This travelogue describes my trip to West Africa (Ghana, Togo, and Benin) in March and April of 2006. The why of this trip is straightforward. Seeing a total solar eclipse was an item on my life list. It's somewhat absurd to plan a major trip just around a minutes-long event, so I figured that it made sense to go somewhere that is interesting for other reasons. Most of the eclispe tours I saw advertised were for Mediterranean cruises with frustratingly little time at the more appealing ports. Libya was tempting, but had potential for a lot of administrative hassle. But my internet searching turned up an eclipse trip to Ghana, being offered by Tusker Trail. Their main business is Kilimanjaro climbs (something I have no interest in at all), but Eddie Frank, who owns the company, has a long time association with astronomer Laurance Doyle and has done eclipse trips with him before. (I'll note here that Laurance Doyle was unable to travel when the time came, so we had a substitute astronomer, Martin Heath.) West Africa is decidedly my sort of destination and the itinerary included a wide variety of scenic and cultural experiences. I mulled it over for less than a week before putting down my deposit.
The rest of the trip came together as a result of fortunate timing. I decided to use my Alaska Air miles for a ticket on British Air, largely because their routing (Washington to London Heathrow to Accra) was more desirable than United's routing on Lufthansa (Washington to Frankfurt to Lagos to Accra). Many long term frequent flyers will remember seeing signs in U.S. airports for years warning that the airport in Lagos, Nigeria didn't meet international safety standards. While the signs may have disappeared, I didn't see the need for an additional stop. And I like Heathrow much better than Frankfurt as European airports go. The day before I called Alaska Air, I got an email from Tusker offering an extension to Togo and Benin, being offered by Transafrica. (Transafrica also did the local arrangements for the Ghana portion of the tour, by the way.) The itinerary included the fetish market in Lome, which I'd heard a lot about from other people, as well as an opportunity for an audience with a Yoruba King. Lo and behold, the dates worked for getting business class tickets. Nobody else signed up for the extension, which made it relatively expensive, but I figured that it was still worth seeing a bit more after going all that way.
For some reason, people always ask about shots. My yellow fever certificate was stll good, but I needed to get boosters of the typhoid and meningococcal vaccines. By the way, nobody ever actually asked to see my yellow fever certificate - not even when I returned to the U.S.. And, yes, this is a high risk area for malaria. Fortunately, I tolerate lariam well.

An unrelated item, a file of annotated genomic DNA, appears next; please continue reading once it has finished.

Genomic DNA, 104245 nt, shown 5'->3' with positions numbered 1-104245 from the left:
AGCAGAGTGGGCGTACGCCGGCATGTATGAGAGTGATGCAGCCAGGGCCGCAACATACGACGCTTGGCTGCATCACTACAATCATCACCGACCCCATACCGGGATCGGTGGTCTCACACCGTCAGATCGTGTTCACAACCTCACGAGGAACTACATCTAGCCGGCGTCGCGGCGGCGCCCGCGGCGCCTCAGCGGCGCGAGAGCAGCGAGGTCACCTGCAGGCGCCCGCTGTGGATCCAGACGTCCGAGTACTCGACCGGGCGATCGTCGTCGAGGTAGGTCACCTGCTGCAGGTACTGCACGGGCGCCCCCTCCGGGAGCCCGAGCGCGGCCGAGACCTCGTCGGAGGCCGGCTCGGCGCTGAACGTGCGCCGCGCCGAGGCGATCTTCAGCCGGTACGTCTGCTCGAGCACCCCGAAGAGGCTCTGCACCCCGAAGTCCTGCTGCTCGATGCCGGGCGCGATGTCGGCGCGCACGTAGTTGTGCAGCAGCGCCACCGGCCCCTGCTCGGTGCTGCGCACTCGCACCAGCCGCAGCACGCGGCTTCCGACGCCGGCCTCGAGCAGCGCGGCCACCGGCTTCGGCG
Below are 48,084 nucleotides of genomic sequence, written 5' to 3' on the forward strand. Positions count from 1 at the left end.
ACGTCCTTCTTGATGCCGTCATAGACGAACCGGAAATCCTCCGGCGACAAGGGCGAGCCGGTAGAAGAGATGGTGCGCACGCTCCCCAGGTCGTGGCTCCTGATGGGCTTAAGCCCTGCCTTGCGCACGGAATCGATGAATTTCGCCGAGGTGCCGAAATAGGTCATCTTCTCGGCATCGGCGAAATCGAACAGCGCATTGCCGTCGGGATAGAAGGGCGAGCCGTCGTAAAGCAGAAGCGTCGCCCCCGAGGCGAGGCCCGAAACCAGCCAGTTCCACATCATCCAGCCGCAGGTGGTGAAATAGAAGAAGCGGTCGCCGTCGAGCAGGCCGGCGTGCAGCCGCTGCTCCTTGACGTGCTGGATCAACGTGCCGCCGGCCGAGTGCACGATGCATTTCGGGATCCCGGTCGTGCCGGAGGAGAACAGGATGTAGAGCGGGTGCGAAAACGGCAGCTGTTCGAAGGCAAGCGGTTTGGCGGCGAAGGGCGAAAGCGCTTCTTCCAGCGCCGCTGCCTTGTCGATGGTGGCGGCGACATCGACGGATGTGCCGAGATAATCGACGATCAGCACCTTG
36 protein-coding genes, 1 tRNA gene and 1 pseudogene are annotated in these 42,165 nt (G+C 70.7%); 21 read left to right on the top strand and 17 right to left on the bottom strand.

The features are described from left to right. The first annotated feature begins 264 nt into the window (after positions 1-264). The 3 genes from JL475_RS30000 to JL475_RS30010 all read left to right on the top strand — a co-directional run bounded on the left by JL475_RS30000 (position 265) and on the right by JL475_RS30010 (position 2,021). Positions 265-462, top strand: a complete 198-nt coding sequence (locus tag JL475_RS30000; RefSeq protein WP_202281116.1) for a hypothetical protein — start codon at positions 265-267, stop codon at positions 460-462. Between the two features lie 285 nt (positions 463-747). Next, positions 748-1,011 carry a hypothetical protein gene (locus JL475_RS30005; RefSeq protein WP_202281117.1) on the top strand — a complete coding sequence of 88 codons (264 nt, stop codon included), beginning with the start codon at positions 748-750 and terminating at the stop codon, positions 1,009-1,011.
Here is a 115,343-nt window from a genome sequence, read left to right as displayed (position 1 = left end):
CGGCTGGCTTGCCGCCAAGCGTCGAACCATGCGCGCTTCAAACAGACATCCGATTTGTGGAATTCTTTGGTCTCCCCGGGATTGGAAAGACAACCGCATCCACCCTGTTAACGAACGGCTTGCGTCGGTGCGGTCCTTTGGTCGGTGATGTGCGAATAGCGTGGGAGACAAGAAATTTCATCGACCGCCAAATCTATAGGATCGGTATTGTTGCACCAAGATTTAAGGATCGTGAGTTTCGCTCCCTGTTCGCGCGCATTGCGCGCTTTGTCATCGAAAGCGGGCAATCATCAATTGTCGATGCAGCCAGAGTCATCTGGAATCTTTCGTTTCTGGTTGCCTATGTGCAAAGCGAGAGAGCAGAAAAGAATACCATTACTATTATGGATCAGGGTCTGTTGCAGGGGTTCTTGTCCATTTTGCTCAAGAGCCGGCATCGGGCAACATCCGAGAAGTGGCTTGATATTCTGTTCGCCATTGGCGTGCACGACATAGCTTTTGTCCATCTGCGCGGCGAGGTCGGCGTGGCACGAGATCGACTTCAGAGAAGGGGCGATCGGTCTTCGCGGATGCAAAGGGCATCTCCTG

As for background reading, I picked up Bradt's guidebook for Ghana. I also looked through Lonely Planet and Rough Guide for West Africa at the library, but neither was particularly up to date. Rereading the Benin and Togo chapters in Peter Biddlecombe's French Lessons in Africa and his chapter on Kumasi (a city in Ghana) in Travels With My Briefcase would probably have been useful, but I didn't think to do that until after I got home.
The other major preparation involved was getting visas. Living in the Washington, D.C. area made that somewhat simpler, as I could go to the embassies in person. The Ghana visa required four copies of the form (and, thus, four photos) plus $80 for multiple entries. (A single entry visa is $50.) Dropping things off at the embassy was fairly straightforward and provided the chance to hear a fair amount about the country from Ghanaians waiting to drop off passport renewal applications. Picking up my visa was slightly annoying. They tell you to come between 2 and 3 p.m. a week after you applied, but they don't actually give anybody their passports back until about 2:55. The room was hot and crowded and I decided that the experience was intended to prepare you for likely conditions in the country. Transafrica had claimed I could get all the visas within Africa, but I called the embassies to double check. The Togo embassy told me I had to do it in advance. That visa (2 copies of the form, 2 photos, $100) took just a couple of days. There was nobody else at the embassy during either of my trips there and, in fact, when I dropped off the application, the clerk had dozed off at her desk. The Embassy of Benin said visas were readily available at the border with Togo, so I can't testify to their processing speed or the wakefulness of their staff. I can, however, recommend that you ignore their advice and get the visa in advance if you can. But there's a lot more to the story. For details, read on.
Ghana in the Dark and Light
The Voodoo Lands of Togo and Benin
Concluding Remarks and Miscellaneous Notes
last updated 19 April 2006